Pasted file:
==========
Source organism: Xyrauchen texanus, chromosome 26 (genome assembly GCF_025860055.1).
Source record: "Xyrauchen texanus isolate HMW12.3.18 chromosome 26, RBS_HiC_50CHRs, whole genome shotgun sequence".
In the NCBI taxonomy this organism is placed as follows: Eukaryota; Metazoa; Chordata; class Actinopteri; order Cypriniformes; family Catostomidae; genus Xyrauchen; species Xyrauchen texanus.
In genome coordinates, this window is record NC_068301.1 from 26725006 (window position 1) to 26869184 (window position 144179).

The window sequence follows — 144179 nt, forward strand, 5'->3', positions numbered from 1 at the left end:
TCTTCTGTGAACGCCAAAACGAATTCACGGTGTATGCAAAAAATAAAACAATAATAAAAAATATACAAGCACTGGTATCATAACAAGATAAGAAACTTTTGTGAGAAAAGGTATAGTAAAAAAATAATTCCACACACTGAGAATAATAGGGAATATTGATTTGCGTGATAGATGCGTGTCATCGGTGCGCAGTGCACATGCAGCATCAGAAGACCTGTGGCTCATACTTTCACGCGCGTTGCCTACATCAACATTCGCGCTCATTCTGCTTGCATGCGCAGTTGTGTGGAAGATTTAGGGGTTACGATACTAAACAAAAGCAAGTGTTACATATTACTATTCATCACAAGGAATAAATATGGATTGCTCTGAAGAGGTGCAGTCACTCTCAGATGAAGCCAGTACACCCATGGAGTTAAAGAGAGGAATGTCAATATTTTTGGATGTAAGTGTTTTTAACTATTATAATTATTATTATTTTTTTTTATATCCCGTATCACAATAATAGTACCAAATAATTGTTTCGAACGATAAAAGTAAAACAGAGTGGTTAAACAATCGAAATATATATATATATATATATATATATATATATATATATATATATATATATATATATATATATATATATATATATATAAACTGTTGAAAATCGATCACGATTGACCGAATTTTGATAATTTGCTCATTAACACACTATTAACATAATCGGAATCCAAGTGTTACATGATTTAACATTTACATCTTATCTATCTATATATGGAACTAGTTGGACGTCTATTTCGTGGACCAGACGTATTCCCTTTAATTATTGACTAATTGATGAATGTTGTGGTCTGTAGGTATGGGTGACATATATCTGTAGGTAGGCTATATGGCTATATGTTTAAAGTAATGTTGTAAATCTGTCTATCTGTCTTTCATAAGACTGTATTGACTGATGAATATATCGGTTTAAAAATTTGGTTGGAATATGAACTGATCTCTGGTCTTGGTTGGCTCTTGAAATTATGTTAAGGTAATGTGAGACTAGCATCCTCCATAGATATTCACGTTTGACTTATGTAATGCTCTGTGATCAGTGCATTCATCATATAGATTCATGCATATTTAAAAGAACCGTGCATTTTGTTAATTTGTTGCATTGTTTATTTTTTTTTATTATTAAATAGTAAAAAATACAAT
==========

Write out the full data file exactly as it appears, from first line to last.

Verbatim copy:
Source organism: Xyrauchen texanus, chromosome 26 (genome assembly GCF_025860055.1).
Source record: "Xyrauchen texanus isolate HMW12.3.18 chromosome 26, RBS_HiC_50CHRs, whole genome shotgun sequence".
In the NCBI taxonomy this organism is placed as follows: Eukaryota; Metazoa; Chordata; class Actinopteri; order Cypriniformes; family Catostomidae; genus Xyrauchen; species Xyrauchen texanus.
In genome coordinates, this window is record NC_068301.1 from 26725006 (window position 1) to 26869184 (window position 144179).

The window sequence follows — 144179 nt, forward strand, 5'->3', positions numbered from 1 at the left end:
TCTTCTGTGAACGCCAAAACGAATTCACGGTGTATGCAAAAAATAAAACAATAATAAAAAATATACAAGCACTGGTATCATAACAAGATAAGAAACTTTTGTGAGAAAAGGTATAGTAAAAAAATAATTCCACACACTGAGAATAATAGGGAATATTGATTTGCGTGATAGATGCGTGTCATCGGTGCGCAGTGCACATGCAGCATCAGAAGACCTGTGGCTCATACTTTCACGCGCGTTGCCTACATCAACATTCGCGCTCATTCTGCTTGCATGCGCAGTTGTGTGGAAGATTTAGGGGTTACGATACTAAACAAAAGCAAGTGTTACATATTACTATTCATCACAAGGAATAAATATGGATTGCTCTGAAGAGGTGCAGTCACTCTCAGATGAAGCCAGTACACCCATGGAGTTAAAGAGAGGAATGTCAATATTTTTGGATGTAAGTGTTTTTAACTATTATAATTATTATTATTTTTTTTTATATCCCGTATCACAATAATAGTACCAAATAATTGTTTCGAACGATAAAAGTAAAACAGAGTGGTTAAACAATCGAAATATATATATATATATATATATATATATATATATATATATATATATATATATATATATATATATATATATATATATAAACTGTTGAAAATCGATCACGATTGACCGAATTTTGATAATTTGCTCATTAACACACTATTAACATAATCGGAATCCAAGTGTTACATGATTTAACATTTACATCTTATCTATCTATATATGGAACTAGTTGGACGTCTATTTCGTGGACCAGACGTATTCCCTTTAATTATTGACTAATTGATGAATGTTGTGGTCTGTAGGTATGGGTGACATATATCTGTAGGTAGGCTATATGGCTATATGTTTAAAGTAATGTTGTAAATCTGTCTATCTGTCTTTCATAAGACTGTATTGACTGATGAATATATCGGTTTAAAAATTTGGTTGGAATATGAACTGATCTCTGGTCTTGGTTGGCTCTTGAAATTATGTTAAGGTAATGTGAGACTAGCATCCTCCATAGATATTCACGTTTGACTTATGTAATGCTCTGTGATCAGTGCATTCATCATATAGATTCATGCATATTTAAAAGAACCGTGCATTTTGTTAATTTGTTGCATTGTTTATTTTTTTTTATTATTAAATAGTAAAAAATACAAT